Obama Augustus: the power of images in the age of Obama

Jack Carleson writes at the American Thinker.

Shepard Fairey, designer of the famous red-and-blue “HOPE” portrait of Barack Obama, recently expressed disappointment with the President in an interview with National Journal’s Aamer Madhani.  It is fitting, perhaps, that the self-styled “propaganda artist” who played a pivotal role in promulgating Obama’s personality cult has now condemned the President for falling far short of expectations.

It was neither for his résumé nor for his policies that America fell in love with Obama (in fact his policy priorities have turned out to be quite unpopular). It was instead by following the lead of Rome’s emperors that Obama and his staff created an image campaign (in which Fairey played no small role) to win – temporarily – America’s awe and devotion. This sort of ruler cult begins to crumble when the ruler is required to make decisions and take positions under 21st century media scrutiny. But to understand Obama’s fall, we must understand his rise; and to do that we must look to the Roman Empire.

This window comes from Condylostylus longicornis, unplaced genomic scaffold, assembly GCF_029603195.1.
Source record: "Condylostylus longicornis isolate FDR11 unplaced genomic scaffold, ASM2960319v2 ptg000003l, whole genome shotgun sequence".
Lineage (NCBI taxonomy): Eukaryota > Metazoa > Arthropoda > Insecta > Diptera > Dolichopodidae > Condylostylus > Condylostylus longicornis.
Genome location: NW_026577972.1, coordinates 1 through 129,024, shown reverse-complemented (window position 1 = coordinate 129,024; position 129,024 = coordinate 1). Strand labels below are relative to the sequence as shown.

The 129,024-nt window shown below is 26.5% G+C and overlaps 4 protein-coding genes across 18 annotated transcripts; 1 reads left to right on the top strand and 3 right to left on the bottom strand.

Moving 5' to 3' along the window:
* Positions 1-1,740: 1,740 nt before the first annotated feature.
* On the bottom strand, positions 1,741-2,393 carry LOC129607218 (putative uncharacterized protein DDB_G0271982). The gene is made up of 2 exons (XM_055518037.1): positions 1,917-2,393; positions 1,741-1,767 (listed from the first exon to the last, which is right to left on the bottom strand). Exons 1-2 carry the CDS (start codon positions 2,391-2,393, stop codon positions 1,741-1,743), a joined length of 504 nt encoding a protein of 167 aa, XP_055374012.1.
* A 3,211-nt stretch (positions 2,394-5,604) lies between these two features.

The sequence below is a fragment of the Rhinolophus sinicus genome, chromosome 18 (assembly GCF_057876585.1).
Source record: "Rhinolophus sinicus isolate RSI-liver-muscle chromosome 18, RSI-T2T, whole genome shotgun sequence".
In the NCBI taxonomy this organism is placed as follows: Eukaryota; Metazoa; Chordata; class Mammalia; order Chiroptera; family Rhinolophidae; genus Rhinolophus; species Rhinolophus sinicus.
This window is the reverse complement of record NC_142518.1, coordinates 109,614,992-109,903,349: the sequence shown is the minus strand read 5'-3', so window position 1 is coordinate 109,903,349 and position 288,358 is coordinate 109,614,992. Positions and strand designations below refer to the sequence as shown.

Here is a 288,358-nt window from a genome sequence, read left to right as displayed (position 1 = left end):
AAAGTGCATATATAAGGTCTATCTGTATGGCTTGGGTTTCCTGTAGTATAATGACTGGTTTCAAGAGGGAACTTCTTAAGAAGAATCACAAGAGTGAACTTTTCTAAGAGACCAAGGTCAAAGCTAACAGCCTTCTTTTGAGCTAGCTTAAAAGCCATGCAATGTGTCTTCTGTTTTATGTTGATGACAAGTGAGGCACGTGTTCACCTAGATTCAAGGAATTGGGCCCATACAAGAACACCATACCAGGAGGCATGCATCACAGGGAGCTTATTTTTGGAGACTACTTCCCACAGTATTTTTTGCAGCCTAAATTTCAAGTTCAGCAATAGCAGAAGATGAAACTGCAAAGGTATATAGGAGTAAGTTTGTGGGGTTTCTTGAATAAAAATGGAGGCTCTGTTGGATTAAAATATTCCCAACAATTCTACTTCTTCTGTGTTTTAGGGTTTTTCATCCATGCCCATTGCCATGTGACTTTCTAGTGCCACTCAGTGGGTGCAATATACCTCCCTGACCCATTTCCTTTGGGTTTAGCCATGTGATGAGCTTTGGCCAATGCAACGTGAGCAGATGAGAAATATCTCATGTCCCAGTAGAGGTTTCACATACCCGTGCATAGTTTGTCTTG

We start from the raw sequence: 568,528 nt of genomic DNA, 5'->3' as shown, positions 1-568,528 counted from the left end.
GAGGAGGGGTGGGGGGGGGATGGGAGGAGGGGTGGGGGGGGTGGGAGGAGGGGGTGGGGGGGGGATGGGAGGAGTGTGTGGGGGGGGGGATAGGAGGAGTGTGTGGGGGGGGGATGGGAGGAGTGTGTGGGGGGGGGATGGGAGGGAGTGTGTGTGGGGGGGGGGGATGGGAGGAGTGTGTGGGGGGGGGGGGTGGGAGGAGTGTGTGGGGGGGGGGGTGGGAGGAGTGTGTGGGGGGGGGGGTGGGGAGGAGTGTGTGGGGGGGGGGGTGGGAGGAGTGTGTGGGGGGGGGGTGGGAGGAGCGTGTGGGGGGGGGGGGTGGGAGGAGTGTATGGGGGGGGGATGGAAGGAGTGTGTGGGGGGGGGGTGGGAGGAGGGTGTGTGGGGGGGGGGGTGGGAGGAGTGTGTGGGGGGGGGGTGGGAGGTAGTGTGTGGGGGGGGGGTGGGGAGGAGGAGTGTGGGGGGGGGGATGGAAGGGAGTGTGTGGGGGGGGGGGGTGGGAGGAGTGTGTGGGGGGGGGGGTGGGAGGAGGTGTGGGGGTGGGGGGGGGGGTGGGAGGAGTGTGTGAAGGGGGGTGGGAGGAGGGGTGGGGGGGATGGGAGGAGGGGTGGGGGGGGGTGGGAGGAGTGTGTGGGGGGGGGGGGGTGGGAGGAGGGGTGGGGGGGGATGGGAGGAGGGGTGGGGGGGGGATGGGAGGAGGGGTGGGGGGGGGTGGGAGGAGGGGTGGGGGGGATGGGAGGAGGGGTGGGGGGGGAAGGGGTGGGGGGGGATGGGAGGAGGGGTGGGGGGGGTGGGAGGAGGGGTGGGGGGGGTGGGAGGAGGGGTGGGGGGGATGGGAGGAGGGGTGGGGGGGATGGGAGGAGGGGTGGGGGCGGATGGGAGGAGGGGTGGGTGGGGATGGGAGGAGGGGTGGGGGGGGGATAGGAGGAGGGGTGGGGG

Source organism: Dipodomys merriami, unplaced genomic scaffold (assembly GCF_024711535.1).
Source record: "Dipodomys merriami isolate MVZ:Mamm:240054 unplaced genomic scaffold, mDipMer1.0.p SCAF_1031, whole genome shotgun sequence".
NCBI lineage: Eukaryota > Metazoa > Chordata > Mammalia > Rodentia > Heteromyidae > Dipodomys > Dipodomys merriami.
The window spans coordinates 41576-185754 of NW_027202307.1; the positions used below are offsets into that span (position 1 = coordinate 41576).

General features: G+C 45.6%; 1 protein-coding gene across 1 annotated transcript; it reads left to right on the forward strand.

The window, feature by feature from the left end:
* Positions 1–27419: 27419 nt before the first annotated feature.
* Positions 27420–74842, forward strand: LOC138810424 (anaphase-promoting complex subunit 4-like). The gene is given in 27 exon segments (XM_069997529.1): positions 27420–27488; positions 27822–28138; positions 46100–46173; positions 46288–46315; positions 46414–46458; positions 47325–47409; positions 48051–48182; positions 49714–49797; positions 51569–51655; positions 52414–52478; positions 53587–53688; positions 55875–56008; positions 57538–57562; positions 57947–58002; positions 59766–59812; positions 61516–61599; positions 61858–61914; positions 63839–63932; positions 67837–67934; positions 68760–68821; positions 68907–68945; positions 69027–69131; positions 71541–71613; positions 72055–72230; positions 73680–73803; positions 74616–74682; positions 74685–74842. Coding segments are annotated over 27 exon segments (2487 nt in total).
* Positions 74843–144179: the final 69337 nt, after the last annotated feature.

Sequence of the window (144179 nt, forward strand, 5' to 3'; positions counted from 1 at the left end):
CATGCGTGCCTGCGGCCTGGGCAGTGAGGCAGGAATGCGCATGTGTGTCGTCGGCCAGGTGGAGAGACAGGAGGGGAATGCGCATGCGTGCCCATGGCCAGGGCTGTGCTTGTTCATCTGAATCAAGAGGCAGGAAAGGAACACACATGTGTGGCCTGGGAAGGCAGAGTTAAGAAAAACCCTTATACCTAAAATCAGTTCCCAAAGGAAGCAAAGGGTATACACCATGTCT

In the art of self-promotion through images, Obama’s closest parallels lived long before the age of YouTube and the 24-hour news cycle. Rome’s first emperor, Augustus (63 bc – ad 14), was a master of manipulating what “mass media” there was, and it was through the propagation of carefully crafted, semi-divine portrait types; vague but appealing buzzwords; and abstract association with heroes of the past that Augustus and his successors garnered the support of the populus.


Augustus’ “portrait-type” was disseminated for public consumption across the empire in the form of statues, coins and other artworks. Archaeologist Paul Zanker’s Power of Images in the Age of Augustus describes this contrived likeness as “a calm, elevated expression” marked by “a timeless and remote dignity” – not unlike Fairey’s Obama. This latter icon is seared into the mind of every American; and like Augustus’ portrait, the image’s omnipresence seemed to translate naturally into prestige and authority. But this process is not automatic: the image’s success was dependent on our Western tradition of ruler cult, which dates back at least as far as Alexander the Great. The portrait’s effectiveness also depended on its aesthetic qualities. Fairey removed all imperfections from Obama’s face, made his hair into a symmetrical arc and set his jacket perfectly straight; and he imbued his picture of Obama with the gravitas and pietas which befits the ruler of the Western world.

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